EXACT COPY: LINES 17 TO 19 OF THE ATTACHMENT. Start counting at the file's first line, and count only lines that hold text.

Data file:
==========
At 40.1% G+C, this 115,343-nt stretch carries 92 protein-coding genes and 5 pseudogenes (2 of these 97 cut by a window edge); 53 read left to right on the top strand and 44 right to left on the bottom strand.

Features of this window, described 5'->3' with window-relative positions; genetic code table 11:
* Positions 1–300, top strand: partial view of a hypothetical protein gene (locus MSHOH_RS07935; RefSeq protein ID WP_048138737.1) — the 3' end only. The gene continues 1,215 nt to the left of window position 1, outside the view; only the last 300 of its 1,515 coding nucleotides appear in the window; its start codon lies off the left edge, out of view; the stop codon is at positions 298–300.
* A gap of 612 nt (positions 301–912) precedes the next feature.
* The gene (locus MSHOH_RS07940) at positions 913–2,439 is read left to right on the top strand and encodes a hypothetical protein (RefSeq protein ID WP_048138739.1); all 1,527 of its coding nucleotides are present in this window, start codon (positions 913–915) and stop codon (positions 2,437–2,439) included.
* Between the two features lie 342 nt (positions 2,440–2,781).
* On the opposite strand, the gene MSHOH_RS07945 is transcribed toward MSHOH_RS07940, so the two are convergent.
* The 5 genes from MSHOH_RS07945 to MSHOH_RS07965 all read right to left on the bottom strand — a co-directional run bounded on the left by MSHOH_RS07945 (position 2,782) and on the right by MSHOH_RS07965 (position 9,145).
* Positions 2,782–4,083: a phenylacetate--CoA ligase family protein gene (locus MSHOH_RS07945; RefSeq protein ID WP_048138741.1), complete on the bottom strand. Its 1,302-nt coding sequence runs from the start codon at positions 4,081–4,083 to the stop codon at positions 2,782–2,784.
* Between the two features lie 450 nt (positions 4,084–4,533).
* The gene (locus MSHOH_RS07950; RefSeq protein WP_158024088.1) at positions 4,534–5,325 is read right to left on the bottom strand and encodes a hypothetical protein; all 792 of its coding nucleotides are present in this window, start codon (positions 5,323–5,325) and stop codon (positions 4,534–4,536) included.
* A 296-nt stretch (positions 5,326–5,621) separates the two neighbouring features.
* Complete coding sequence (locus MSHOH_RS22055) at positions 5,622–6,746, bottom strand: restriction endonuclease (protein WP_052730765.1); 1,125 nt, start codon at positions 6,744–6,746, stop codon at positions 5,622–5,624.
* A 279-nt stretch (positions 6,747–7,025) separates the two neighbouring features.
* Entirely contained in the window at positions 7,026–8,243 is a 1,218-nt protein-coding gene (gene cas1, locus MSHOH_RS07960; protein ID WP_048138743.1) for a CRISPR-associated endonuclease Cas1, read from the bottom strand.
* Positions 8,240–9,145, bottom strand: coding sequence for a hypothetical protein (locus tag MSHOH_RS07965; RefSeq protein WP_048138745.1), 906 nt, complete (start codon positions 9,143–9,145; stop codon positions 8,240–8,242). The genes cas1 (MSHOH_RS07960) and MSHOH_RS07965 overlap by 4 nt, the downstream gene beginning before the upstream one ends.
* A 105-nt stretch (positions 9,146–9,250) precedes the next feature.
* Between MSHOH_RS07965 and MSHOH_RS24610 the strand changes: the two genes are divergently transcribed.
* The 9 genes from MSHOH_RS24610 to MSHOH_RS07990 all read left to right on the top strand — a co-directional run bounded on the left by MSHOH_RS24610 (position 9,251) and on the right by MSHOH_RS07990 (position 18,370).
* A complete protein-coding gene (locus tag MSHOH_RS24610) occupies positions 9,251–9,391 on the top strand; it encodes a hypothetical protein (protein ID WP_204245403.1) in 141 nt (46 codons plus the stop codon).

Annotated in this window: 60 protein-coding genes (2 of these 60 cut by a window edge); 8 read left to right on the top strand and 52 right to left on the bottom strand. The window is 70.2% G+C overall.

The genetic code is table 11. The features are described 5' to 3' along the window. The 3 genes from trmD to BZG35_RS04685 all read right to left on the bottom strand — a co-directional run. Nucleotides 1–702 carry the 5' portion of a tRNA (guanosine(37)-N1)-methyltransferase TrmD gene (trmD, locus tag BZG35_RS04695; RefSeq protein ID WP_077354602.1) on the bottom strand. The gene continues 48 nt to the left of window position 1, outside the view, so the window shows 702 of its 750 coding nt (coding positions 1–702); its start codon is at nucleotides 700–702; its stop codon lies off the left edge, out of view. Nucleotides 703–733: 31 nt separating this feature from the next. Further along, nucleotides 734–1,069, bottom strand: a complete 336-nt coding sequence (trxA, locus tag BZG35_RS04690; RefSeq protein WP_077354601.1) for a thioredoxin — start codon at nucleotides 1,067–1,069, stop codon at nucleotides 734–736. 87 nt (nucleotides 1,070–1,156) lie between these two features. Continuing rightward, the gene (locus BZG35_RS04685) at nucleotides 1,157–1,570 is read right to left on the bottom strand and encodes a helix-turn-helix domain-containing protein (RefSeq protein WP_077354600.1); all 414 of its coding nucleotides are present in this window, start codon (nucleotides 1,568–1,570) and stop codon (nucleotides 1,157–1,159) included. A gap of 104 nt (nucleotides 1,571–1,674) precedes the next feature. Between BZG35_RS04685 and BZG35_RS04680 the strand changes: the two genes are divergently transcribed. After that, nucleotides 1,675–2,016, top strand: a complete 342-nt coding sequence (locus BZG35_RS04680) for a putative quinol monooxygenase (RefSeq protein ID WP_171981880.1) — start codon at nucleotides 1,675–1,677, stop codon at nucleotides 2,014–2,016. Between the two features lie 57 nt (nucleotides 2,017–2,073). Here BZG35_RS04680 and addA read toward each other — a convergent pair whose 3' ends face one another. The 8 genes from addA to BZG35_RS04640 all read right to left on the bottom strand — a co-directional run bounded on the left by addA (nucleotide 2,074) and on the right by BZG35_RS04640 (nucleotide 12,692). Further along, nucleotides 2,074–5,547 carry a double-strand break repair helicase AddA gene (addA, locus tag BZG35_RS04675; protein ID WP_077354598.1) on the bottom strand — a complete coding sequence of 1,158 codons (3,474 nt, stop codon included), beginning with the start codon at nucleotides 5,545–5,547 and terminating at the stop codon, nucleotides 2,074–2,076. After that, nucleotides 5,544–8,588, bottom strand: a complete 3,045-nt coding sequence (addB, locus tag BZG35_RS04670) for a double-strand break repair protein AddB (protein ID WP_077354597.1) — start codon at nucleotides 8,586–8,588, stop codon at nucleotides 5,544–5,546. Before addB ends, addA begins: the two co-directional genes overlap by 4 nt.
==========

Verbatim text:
* A 105-nt stretch (positions 9,146–9,250) precedes the next feature.
* Between MSHOH_RS07965 and MSHOH_RS24610 the strand changes: the two genes are divergently transcribed.
* The 9 genes from MSHOH_RS24610 to MSHOH_RS07990 all read left to right on the top strand — a co-directional run bounded on the left by MSHOH_RS24610 (position 9,251) and on the right by MSHOH_RS07990 (position 18,370).